Profitable Ratio Analysis of Thorntons Plc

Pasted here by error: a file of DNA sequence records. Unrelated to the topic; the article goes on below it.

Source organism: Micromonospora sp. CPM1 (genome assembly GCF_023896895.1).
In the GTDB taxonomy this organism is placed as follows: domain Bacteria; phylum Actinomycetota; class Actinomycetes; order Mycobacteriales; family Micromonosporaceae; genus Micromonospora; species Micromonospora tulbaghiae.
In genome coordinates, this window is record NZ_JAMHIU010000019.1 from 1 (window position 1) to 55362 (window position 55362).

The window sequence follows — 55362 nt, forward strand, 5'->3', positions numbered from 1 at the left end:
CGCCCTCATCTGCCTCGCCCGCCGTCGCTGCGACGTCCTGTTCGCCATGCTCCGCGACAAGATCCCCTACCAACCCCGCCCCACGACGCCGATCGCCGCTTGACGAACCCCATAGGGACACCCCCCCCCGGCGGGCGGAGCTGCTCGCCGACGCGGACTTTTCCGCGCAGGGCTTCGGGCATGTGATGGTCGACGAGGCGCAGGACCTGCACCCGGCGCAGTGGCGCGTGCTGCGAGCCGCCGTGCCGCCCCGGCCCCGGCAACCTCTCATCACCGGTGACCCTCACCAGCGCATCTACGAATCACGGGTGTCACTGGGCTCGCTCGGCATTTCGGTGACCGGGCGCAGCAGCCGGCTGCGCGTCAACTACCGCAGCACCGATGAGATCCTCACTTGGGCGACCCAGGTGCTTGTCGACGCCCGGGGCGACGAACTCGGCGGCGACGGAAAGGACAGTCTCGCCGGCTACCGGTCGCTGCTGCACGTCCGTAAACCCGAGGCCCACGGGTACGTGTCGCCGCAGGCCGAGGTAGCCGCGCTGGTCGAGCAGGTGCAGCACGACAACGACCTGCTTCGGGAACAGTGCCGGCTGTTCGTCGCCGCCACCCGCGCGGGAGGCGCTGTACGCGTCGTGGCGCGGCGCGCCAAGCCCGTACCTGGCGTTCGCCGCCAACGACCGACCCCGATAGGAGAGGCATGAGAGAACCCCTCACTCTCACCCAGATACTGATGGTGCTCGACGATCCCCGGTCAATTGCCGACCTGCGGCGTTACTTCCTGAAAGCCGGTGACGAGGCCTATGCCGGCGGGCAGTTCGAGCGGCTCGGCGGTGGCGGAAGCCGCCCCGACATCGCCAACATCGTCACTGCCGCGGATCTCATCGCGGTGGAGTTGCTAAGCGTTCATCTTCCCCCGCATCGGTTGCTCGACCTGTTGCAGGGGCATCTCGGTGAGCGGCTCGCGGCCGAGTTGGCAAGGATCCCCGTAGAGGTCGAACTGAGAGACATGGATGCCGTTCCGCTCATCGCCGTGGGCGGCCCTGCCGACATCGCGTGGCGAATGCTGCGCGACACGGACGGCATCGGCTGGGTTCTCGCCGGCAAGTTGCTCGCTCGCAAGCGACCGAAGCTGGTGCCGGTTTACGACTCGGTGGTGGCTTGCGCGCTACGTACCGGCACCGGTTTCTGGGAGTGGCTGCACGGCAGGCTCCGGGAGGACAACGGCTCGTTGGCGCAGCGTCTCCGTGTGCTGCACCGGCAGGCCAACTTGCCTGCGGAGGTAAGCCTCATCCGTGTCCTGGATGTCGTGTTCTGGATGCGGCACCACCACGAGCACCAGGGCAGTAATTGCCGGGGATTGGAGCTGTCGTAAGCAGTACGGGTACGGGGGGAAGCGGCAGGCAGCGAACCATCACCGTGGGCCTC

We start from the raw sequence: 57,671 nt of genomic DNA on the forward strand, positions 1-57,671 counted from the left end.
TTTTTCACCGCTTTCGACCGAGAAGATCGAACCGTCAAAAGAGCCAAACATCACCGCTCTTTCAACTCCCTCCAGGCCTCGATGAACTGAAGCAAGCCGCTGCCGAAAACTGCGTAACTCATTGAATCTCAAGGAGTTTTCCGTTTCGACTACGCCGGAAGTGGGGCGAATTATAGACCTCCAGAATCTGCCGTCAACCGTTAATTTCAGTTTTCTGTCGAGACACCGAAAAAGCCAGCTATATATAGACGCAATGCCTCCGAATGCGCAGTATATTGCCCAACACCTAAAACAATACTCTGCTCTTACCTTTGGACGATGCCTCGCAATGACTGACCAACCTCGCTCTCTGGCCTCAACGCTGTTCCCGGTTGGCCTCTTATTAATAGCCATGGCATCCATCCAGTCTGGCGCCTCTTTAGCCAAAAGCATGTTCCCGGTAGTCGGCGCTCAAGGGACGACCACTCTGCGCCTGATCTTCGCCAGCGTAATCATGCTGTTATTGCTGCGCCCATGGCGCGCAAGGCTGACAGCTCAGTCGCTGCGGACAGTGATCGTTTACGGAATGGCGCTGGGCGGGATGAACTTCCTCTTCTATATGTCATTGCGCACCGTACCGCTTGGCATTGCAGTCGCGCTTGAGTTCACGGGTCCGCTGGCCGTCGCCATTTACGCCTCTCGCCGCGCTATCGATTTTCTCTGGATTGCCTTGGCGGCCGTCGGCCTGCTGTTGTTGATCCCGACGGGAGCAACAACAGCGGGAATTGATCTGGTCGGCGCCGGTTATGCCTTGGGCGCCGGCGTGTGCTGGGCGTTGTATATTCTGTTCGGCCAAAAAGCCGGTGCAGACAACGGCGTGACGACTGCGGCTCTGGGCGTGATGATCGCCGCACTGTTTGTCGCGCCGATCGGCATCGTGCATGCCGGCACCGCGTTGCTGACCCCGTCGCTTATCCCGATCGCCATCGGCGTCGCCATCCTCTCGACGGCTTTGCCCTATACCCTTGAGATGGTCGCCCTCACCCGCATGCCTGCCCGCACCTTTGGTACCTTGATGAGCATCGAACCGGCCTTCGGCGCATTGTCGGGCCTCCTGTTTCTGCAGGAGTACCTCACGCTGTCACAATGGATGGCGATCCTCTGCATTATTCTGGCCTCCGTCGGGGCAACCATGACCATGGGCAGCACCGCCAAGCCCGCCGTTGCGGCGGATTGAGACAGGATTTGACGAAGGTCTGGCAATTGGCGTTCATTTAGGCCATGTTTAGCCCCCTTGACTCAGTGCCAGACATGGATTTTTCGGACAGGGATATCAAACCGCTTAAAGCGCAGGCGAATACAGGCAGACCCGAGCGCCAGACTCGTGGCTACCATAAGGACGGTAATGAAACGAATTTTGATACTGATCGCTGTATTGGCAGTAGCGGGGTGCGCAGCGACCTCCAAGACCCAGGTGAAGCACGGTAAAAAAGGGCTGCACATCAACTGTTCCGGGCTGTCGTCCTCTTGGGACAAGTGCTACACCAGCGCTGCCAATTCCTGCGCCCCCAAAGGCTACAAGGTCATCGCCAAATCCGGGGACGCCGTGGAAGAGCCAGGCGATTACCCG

Profitablity Ratio Analysis This analysis ratio based on FAME report and annual report of Thortons (PLC) from 2007 to 2010. 1. Gross Profit Margin During period 2007-2010, Thorntons was achieved the highest gross profit margin in 2007. It was increased the sales/revenue 5. 3% (from ? 176. 60m to 186. 00 m). In 2008 the sales was increased 11. 9% (from ? 186. 00m to 208. 12 m) however the gross profit margin was decreased due to the high cost of good sales compare to previous year which was increased 19. 7%. In financial report 2009, the gross profit was declined from 105. 05 m to 104. 969m and declined of gross profit margin from 50. 5% to 48. 87$. In 2010, there was increased in gross profit margin though the sales was decreased from the previous year. In terms of performance against its competitors in similar industry, the performance of Thortons is relatively higher during period 2007-2010 (Figure. 1). The performance of other competitors, Dunhills, only could achieve the 42. 16% in 2010. Compare to its competitors , it was indicated that Thorntons has high gross profit margin, meaning that Thortons has high production efficiency.Having High gross profit margin, Thorntons could pay its operating expense, tax , employee benefits etc. 2. Operating Profit Margin In view of its Operating Profit Margin, Thorntons performance was increased in two consecutive years from 2007 to 2008 with ratio 3. 81 % and 4. 03%. This increase in operating margin was followed by declining in two consecutive years 2009 and 2010 with ratio 3. 77% and 2. 86%. These declined of operating profit margin due to increased in the expenses, especially in employee benefit and inventories expenses which continuously rose from 2007 to 2010.In addition the strategy of company to introduce many new products, increased our multi-channel offer and invested significant sums in new point of sale systems and factory automation has increased the cost. Furthermore the economic downturn from 2009-2010 wa s pressured the company to achieve better income. Compare to the Thorntons’s competitors, the performance of operating margin is less than Dunhills which achieved operating margin average in four years 16. 8% far above Thorntons and Farrero. The decreased of operating margin was happened with Cadbury which fall from 2007-2008. . RETURN ON SHAREHOLDER FUND (ROSF) ROSF measures the profit against total equity invests by share holder. In this regard, the calculation of profit is using profit before tax while other calculation, using profit after tax. Thorntons has stability performance in the middle range to returning the shareholder funds from 2007 up to 2009 compare to its competitors. However the ROSF was decreased in 2010 due to decrease in profit before tax 2. 4% from 2009 to 2010. On the otherhand, Thorntons still achieved Basic earnings per share which increased by 20. % to 6. 5p (2009: 5. 4p) and its Board was recommended a final dividend of 4. 10p (2009: 4. 85p), making the total dividend for the year 6. 05p (2009: 6. 0) Compare to its competitors, the ratio of ROSF of Thorntons is in the middle level and relatively stable. The company generated profit in continuously 4 years with high level achieved in 2009 with profit attributable to share holder ? 6. 068 m. Cadbury was slump down in 2008 but it was achieved the high ROSF in 2009 almost 90% of other competitors with profit attributable to share holder ? 68. 55 m . 4. RETURN ON CAPITAL EMPLOYED(ROCE) Return on Capital Employed (ROCE) is measured the operating profit generated against the long term capital in the business. ROCE ratio of Thorntons was increased from 2007 to 2008, and decreased from 2008 to 2010. Though Thorntons has successfully reduced the Net debt since 2008 to 2010 , however the low achievement is influenced by decreasing in operating profit from 2008 to 2010. Compare to its competitors, the ROCE ratio of Thorntons was in the middle achievement lower than Cadbury in 2009 to 2010 .Cadbury was in the negative ROCE in 2008. Dunhills has relatively constant in its ROCE ratio and close to Thorntons in ROCE ratio. If it is further reviewed both Thorntons and Dunhill has very close in average operating profit during period 2007-2010. RECOMENDATION Considering evaluation and analysis of profitability ratios of Thorntons during period 2007-2010 and compare its performance against the competitors in its industry , the following is list of recommendation that could be considered by Thorntons: 1.Since the Revenue (sales) over the years is relatively flat and higher compare to its competitor, it is recommended to reduced the cost of good sales to increase the gross profit by identifying the possibility to reduce the cost from its supply chain operations from procuring raw materials, reducing number of inventories, optimization in line production and goods stock, reviewing the networks selling and model of distribution.It is indicated and might be high opportunity to gai n sales revenue by putting right model of contract sales to anticipate the seasonal conditions. 2. To increase the Operating profit, it is recommended that Thortons to reduce the administration expenses or divested especially in outlet which is indicated unprofitable and focus on the optimum selling and distribution model. 3.Increase revenue by continuously develop new innovative product to generate differentiation from its competitors and maintain the domination of market share. Reference: FAME Report http://investors. thorntons. co. uk/download/pdf/annual_report_Final_sep_2010. pdf http://investors. thorntons. co. uk/download/pdf/ar09. pdf http://investors. thorntons. co. uk/download/pdf/Thorntons_AR2008. pdf http://investors. thorntons. co. uk/download/pdf/Thorntons_AR07. pdf